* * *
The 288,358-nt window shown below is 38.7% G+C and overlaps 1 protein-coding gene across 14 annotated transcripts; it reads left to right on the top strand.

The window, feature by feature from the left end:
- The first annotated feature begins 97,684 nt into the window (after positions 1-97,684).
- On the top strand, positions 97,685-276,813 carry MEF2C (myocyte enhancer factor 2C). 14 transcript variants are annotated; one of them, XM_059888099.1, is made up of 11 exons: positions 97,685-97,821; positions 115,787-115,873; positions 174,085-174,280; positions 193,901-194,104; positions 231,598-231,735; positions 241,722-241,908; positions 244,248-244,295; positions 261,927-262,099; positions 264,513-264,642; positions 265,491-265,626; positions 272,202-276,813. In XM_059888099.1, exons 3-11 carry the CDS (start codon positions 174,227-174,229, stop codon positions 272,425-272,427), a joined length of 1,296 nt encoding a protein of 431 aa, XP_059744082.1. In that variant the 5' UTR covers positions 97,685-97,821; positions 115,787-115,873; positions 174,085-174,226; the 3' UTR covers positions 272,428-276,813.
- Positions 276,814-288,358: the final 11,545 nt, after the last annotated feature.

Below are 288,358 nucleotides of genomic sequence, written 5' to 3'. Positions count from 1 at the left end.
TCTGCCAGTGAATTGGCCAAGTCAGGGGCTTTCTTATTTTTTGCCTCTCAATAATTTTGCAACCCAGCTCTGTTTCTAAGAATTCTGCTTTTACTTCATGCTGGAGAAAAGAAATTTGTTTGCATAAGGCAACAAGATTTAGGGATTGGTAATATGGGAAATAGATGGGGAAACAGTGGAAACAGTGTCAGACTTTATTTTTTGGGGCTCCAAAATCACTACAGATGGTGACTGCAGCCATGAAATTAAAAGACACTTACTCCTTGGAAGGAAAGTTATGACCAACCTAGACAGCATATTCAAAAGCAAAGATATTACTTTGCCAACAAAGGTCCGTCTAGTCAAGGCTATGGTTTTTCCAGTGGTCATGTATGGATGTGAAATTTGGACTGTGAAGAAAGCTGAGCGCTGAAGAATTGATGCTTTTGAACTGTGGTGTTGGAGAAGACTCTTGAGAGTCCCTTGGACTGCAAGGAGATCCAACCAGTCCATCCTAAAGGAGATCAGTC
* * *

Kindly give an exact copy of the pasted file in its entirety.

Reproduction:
The 288,358-nt window shown below is 38.7% G+C and overlaps 1 protein-coding gene across 14 annotated transcripts; it reads left to right on the top strand.

The window, feature by feature from the left end:
- The first annotated feature begins 97,684 nt into the window (after positions 1-97,684).
- On the top strand, positions 97,685-276,813 carry MEF2C (myocyte enhancer factor 2C). 14 transcript variants are annotated; one of them, XM_059888099.1, is made up of 11 exons: positions 97,685-97,821; positions 115,787-115,873; positions 174,085-174,280; positions 193,901-194,104; positions 231,598-231,735; positions 241,722-241,908; positions 244,248-244,295; positions 261,927-262,099; positions 264,513-264,642; positions 265,491-265,626; positions 272,202-276,813. In XM_059888099.1, exons 3-11 carry the CDS (start codon positions 174,227-174,229, stop codon positions 272,425-272,427), a joined length of 1,296 nt encoding a protein of 431 aa, XP_059744082.1. In that variant the 5' UTR covers positions 97,685-97,821; positions 115,787-115,873; positions 174,085-174,226; the 3' UTR covers positions 272,428-276,813.
- Positions 276,814-288,358: the final 11,545 nt, after the last annotated feature.

Below are 288,358 nucleotides of genomic sequence, written 5' to 3'. Positions count from 1 at the left end.
TCTGCCAGTGAATTGGCCAAGTCAGGGGCTTTCTTATTTTTTGCCTCTCAATAATTTTGCAACCCAGCTCTGTTTCTAAGAATTCTGCTTTTACTTCATGCTGGAGAAAAGAAATTTGTTTGCATAAGGCAACAAGATTTAGGGATTGGTAATATGGGAAATAGATGGGGAAACAGTGGAAACAGTGTCAGACTTTATTTTTTGGGGCTCCAAAATCACTACAGATGGTGACTGCAGCCATGAAATTAAAAGACACTTACTCCTTGGAAGGAAAGTTATGACCAACCTAGACAGCATATTCAAAAGCAAAGATATTACTTTGCCAACAAAGGTCCGTCTAGTCAAGGCTATGGTTTTTCCAGTGGTCATGTATGGATGTGAAATTTGGACTGTGAAGAAAGCTGAGCGCTGAAGAATTGATGCTTTTGAACTGTGGTGTTGGAGAAGACTCTTGAGAGTCCCTTGGACTGCAAGGAGATCCAACCAGTCCATCCTAAAGGAGATCAGTC